I am reading a lot about this currently.


  • podman, flatpak, some Browsers use user namespaces to isolate activities from the main system
  • they are widely used as a security measurement
  • on Linux Flatpak uses them, as bubblewrap creates new user namespaces for each application
  • Flatpakked browsers cant use user namespaces themselves, as this is not compatible with flatpak. So their security especially in Chromium is reduced.

But that is as far as I go. The hardened Linux Kernel disables user namespaces. There is bubblewrap-suid which avoids using user namespaces.

Unflatpakked browsers are more secure as they can use their builtin sandbox to do things like tab isolation. But does this even work when user namespaces are disabled, or does this also break sandboxing?

Are user namespaces secure, is not using them even worse, what are hidden implications?

I also read that firejail runs as root, so if it has a security hole the sandboxed program can get root privileges. Isnt that the same with bubblewrap-suid ?

  • @_zi
    32 months ago

    Namespaces basically are a sort of kernel enforced isolation. A processes enters a namespace and to that process it might be root on its own machine. Behind the scenes the kernel is kinda translating everything it does so into its own little sandboxed area instead of the root system. But inside that namespaces it legitimately thinks it is the root user and can exercise most of the functional that is only exposed to privileged users. (f course the kernel limits what it can do to only being inside it’s own little space so that alone isn’t an issue.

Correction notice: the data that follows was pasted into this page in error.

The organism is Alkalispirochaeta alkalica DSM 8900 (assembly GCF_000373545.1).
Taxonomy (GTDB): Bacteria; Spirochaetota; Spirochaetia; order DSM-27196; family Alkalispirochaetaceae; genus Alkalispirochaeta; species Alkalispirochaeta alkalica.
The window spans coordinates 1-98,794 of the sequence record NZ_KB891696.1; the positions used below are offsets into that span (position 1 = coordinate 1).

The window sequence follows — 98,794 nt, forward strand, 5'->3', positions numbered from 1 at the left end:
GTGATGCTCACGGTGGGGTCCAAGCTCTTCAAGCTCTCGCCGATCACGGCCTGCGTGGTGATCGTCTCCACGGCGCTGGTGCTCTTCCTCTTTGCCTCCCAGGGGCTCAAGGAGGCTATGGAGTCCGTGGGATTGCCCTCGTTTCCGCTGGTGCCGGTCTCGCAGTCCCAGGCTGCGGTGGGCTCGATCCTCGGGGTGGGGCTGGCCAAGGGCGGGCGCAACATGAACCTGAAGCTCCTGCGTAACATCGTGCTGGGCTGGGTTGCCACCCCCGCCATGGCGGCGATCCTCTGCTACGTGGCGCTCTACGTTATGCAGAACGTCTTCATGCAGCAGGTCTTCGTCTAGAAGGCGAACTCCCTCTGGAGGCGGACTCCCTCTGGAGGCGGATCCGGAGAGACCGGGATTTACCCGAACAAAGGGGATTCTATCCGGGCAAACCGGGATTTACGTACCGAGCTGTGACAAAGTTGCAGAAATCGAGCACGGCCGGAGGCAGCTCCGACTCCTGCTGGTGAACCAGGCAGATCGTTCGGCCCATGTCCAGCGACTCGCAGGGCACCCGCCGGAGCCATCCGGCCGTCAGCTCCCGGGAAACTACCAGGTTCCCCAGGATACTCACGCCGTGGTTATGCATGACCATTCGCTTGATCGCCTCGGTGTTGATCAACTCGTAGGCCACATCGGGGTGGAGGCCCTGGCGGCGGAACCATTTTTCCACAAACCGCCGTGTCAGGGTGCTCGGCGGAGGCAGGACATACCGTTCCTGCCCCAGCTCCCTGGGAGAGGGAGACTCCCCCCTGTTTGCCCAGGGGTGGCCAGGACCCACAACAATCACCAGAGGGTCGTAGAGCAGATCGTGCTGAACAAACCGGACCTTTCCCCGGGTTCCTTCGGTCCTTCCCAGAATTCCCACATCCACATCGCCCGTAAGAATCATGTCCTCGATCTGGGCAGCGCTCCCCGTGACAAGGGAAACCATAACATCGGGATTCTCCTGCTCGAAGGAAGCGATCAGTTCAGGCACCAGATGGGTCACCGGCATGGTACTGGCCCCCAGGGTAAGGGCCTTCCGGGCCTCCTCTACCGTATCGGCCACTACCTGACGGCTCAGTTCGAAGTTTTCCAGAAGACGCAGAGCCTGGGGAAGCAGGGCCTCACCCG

When it comes to hardening, the namespaces are not inherently insecure. The difference is in the “attack surface” an unprivileged user has access to through them.

    A simple example of this is mounting a filesystem. Now the user won’t be able to like remount a privileged filesystem or something it’ll be isolated. But let’s say there is a vulnerability in the exact filesystem code in the kernel, your server doesn’t mount any exfat drives and you disallow automounting of anything for hardening. So even if the issue exists an attacker couldn’t exploit it because the exfat code isn’t reachable as normal user. With a user namespaces though a user becomes root of their own little area so they can actually ask the kernel to mount something inside their namespace. So now with a namespace an attacker can get access to exploit their theoretical exfat filesystem vulnerability.

    tl;dr the problem with having namespaces on is it allows unprivileged users access to a lot more “potentially” vulnerable code that could be exploitable.